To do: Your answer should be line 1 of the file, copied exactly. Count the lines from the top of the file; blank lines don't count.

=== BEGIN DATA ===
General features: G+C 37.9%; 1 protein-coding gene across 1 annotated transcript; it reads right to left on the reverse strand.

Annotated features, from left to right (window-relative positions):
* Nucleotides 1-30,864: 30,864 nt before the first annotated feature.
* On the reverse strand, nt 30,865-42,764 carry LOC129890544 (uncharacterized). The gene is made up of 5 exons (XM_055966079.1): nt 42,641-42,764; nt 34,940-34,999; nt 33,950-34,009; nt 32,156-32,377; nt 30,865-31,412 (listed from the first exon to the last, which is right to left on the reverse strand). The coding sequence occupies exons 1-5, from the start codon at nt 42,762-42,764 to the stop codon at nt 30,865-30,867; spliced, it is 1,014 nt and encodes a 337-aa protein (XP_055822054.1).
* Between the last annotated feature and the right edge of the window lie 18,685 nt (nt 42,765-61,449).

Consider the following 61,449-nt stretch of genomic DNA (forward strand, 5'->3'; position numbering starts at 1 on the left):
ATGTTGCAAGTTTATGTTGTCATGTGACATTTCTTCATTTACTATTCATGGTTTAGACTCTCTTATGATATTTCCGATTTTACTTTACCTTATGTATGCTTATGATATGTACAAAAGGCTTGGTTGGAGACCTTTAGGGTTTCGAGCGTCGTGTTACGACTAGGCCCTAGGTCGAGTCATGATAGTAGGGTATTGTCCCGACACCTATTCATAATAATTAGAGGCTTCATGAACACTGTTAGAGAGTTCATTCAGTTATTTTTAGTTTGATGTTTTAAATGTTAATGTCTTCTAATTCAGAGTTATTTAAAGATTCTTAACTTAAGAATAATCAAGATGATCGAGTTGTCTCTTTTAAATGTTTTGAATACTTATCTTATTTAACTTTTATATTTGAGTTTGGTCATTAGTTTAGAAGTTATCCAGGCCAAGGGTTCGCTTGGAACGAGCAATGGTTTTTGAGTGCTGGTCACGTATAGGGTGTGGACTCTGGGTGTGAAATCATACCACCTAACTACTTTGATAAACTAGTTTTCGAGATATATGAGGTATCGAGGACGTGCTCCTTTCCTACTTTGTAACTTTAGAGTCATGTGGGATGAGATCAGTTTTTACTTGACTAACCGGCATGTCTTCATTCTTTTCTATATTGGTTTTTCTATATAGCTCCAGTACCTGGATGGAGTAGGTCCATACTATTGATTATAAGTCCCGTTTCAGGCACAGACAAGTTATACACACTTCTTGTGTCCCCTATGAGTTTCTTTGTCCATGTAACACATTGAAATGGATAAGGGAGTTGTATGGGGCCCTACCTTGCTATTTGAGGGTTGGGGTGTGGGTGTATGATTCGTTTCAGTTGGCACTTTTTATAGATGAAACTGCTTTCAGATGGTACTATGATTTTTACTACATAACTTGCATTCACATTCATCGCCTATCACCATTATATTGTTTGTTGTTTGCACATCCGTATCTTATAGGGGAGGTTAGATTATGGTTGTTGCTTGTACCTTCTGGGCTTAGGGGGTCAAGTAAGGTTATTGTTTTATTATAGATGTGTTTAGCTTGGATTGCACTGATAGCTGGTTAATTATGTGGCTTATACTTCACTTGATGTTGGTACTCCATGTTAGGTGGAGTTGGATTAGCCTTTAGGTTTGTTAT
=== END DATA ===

General features: G+C 37.9%; 1 protein-coding gene across 1 annotated transcript; it reads right to left on the reverse strand.